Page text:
A new food truck brings a taste of Morocco to 40th and Locust
40th and Locust St.
Don’t Miss: Home fries
Skip: The chicken — it’s dry
Big, bright and impressively–spotless, the new, mustard–colored food truck on 40th and Locust tempts a taste for presentation alone. But despite the swerving taxi cab painted on its side, Marrakesh Express doesn’t exactly recreate the flavors of its titular city (no tagine?). Just a block away from Hummus, it should satiate your wanderlust, with a few clever twists on Mediterranean standbys.
I played a safe route, going with one of the more popular dishes, as the owner suggested. Wrapped up not in pita, but in a thin bread, the chicken shawarma looks like a large burrito. And it’s large — for $5, you should have your fill for lunch, with some leftovers to spare. Stuffed with vegetables (including some deliciously tangy cornichon pickles) and yogurt, the shawarma certainly doesn’t disappoint in its trimmings. The vegetables were fresh and flavorful, as was the bland but satisfying yogurt. I found myself eating around the chicken, though, to get to these tastier components. The chicken was dry, and could have used some more seasoning. It felt like filler in an otherwise satisfying veggie sandwich.
The home fries, however, more than make up for whatever flavor the meat lacks. The mysterious seasoning that coats the fries is like nothing I’ve ever had before, and more than anything else, evokes the smells and flavors of the truck’s namesake city. Akin but not exactly similar to Old Bay seasoning, the spicy adornment merits a taste, if only to puzzle over what makes up this secret concoction. The sauce that accompanies the fries is a little less exciting, if necessary. A pinkish color, it tastes like the “fry sauce” popular in many areas — mayonnaise and ketchup blended together. But it’s more watery, and there’s certainly a dash of something else in the mix, complementing the spices of the home fries nicely. It’s a sweetish palette–cleanser that you will be reaching for, amidst stuffing your face with the home fries.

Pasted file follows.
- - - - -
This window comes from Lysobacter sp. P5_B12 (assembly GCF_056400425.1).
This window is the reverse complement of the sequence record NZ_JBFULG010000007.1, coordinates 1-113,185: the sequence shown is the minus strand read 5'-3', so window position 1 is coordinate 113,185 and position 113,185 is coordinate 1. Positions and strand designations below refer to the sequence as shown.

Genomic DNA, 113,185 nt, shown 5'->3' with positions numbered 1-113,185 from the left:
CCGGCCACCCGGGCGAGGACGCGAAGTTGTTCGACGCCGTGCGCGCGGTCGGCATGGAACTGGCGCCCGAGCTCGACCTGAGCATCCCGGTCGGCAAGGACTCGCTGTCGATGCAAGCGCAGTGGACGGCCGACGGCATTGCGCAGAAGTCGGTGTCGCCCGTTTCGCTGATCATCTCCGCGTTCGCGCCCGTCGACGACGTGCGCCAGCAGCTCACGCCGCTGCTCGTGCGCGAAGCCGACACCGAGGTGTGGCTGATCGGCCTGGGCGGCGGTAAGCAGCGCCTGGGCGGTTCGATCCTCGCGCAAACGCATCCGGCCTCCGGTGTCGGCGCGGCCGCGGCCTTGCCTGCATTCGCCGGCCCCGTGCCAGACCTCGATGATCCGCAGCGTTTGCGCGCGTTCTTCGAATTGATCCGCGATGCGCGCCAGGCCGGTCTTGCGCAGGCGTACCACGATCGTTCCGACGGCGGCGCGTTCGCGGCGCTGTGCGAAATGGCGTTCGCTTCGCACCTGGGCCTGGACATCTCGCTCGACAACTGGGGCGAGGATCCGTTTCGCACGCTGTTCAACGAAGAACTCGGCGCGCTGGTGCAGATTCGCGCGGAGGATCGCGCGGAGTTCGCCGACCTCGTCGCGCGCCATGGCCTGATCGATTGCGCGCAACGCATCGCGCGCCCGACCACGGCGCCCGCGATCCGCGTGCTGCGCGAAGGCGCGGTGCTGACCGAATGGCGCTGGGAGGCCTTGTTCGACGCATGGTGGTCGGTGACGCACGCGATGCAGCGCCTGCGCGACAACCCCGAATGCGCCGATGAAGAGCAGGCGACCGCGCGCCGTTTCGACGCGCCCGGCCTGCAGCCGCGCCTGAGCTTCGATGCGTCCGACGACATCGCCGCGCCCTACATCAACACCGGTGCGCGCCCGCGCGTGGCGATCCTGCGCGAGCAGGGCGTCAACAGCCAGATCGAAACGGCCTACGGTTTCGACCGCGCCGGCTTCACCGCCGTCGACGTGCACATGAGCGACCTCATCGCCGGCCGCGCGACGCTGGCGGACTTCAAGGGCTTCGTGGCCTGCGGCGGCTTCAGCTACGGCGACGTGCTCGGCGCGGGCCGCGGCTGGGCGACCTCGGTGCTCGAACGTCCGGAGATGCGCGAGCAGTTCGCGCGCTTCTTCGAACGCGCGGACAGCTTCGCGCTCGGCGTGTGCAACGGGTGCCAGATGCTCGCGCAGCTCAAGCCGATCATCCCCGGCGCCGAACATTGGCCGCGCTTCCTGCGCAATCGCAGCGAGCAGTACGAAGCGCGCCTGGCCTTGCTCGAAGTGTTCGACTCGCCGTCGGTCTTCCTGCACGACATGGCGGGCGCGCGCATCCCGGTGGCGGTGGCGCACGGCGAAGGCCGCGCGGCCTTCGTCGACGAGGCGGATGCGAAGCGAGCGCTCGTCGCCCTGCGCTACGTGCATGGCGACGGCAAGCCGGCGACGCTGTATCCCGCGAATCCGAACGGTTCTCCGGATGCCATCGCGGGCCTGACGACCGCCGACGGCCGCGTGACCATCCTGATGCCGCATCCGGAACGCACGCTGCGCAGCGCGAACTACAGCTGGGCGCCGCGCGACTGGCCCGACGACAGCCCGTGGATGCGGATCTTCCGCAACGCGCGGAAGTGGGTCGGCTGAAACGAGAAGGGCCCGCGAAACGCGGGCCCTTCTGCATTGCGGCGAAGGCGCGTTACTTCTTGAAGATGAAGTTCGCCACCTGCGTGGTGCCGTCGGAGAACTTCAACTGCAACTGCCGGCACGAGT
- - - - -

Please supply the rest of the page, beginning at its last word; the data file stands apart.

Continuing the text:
I finished with a cup of mint tea that came in a cute and perfectly–sized Greek cup. With a commendably–robust flavor, the tea may be a little overwhelming for anyone who is not a mint enthusiast. It was also a little sweet for my taste, but would no doubt please the sweet–tea enthusiasts out there. It’s an uncompromising beverage that takes all of its components to their extremes, and for fans of the drink, it might be the best you’ve ever had.
Closing around 6 p.m. and out of the way of classes, Marrakesh Express will require a small trek during the day, but for fans of Mediterranean staples, it’s worth a visit, if only for the remarkably reasonable prices and generous portions. It probably won’t change the way you think about shawarma and falafel, but it will satisfy your desire to go east.